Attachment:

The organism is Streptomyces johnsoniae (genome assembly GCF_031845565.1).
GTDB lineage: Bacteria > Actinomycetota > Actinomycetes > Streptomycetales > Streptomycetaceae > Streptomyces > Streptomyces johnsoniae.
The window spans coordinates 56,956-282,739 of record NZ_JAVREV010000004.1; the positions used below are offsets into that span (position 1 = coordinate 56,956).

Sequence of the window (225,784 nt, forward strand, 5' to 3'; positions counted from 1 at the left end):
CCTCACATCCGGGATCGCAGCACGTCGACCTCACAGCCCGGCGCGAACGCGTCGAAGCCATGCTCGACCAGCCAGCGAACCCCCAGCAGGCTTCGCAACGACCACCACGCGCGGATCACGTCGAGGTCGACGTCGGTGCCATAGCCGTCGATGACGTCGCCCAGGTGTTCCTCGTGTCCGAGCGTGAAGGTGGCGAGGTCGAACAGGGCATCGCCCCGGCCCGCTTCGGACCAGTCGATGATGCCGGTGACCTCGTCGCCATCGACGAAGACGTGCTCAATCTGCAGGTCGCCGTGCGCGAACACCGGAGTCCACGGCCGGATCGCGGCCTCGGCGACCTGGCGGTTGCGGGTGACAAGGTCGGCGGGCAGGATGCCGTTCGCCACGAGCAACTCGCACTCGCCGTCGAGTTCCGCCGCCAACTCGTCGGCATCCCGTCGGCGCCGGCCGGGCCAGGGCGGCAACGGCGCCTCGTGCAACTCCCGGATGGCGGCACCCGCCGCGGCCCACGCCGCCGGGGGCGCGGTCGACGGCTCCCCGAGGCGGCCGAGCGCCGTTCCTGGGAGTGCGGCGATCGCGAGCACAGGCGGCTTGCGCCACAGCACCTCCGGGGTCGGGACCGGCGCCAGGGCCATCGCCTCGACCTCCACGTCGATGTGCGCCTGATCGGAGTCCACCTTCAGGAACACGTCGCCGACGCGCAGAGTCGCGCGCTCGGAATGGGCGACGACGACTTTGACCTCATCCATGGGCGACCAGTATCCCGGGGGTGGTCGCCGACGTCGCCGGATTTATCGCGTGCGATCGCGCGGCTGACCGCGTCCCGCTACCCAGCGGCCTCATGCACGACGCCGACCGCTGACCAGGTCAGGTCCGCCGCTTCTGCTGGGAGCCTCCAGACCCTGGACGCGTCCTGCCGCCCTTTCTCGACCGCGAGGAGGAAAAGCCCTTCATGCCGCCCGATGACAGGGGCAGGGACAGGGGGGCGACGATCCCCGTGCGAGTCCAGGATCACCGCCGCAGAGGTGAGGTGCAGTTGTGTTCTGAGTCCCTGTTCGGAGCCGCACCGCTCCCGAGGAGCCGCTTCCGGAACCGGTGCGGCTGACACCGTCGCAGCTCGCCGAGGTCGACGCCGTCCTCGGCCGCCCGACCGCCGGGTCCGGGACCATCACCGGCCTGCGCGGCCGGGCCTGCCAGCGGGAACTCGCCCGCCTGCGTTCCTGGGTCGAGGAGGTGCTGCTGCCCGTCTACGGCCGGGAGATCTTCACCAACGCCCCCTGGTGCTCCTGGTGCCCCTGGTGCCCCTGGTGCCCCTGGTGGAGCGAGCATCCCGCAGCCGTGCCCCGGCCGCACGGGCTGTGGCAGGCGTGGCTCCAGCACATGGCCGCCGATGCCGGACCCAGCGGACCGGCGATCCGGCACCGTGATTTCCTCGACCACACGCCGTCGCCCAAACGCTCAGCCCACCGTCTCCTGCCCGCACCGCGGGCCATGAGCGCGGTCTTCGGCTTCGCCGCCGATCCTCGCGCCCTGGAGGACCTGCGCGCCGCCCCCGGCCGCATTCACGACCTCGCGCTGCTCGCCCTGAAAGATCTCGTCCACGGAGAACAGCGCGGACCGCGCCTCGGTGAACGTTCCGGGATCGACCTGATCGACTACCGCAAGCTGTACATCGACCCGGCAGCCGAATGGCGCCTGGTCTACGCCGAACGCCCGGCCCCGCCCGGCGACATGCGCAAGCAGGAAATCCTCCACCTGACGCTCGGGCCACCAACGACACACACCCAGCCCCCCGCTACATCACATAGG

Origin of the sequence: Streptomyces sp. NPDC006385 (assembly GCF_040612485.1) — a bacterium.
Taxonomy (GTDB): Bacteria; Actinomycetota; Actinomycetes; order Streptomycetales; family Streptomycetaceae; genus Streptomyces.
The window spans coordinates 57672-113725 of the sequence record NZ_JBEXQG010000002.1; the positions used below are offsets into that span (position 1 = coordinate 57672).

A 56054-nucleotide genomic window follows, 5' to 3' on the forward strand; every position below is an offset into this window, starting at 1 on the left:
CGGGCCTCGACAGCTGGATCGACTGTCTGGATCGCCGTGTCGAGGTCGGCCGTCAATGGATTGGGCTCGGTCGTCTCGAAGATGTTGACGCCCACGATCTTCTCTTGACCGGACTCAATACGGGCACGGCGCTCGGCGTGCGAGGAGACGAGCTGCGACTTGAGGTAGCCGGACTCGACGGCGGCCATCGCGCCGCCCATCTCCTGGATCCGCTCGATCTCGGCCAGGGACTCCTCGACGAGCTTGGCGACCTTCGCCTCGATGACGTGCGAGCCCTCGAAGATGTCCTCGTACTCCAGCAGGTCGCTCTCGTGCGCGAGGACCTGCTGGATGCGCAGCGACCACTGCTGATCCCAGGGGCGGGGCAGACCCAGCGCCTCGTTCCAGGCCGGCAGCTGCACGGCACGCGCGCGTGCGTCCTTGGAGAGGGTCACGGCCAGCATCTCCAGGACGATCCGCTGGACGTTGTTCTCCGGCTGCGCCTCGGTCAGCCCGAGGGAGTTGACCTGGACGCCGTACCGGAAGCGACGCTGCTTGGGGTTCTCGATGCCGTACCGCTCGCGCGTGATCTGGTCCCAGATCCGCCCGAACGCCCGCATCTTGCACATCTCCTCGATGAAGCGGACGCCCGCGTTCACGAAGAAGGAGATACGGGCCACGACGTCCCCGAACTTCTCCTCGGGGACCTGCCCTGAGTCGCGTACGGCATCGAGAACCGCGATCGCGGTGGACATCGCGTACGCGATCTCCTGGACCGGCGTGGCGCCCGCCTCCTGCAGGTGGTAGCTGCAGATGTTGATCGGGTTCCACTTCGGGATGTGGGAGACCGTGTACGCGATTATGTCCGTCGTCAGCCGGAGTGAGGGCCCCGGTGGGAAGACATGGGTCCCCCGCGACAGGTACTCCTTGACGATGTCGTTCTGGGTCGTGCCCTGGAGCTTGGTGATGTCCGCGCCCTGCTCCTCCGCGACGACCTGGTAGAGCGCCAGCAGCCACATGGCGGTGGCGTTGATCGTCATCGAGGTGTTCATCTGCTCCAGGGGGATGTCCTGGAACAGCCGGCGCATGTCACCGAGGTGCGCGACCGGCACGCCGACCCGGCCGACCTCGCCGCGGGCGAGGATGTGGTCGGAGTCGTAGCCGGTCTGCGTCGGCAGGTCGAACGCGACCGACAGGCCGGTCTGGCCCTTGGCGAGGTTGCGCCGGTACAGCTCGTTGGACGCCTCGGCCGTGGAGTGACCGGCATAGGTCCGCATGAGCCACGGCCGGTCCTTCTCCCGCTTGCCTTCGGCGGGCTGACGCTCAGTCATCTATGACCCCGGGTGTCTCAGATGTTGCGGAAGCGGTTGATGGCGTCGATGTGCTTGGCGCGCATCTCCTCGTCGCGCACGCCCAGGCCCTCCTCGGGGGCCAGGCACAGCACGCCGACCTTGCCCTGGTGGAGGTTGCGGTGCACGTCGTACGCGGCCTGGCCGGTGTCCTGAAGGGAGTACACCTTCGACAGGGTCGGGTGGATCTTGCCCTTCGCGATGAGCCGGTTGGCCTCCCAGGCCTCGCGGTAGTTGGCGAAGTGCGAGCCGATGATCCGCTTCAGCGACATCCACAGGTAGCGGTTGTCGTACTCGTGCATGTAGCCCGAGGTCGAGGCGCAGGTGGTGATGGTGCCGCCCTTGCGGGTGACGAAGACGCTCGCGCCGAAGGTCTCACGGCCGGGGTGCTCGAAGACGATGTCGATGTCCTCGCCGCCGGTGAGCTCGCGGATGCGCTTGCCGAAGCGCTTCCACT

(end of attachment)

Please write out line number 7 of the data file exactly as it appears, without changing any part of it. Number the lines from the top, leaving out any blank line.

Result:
Taxonomy (GTDB): Bacteria; Actinomycetota; Actinomycetes; order Streptomycetales; family Streptomycetaceae; genus Streptomyces.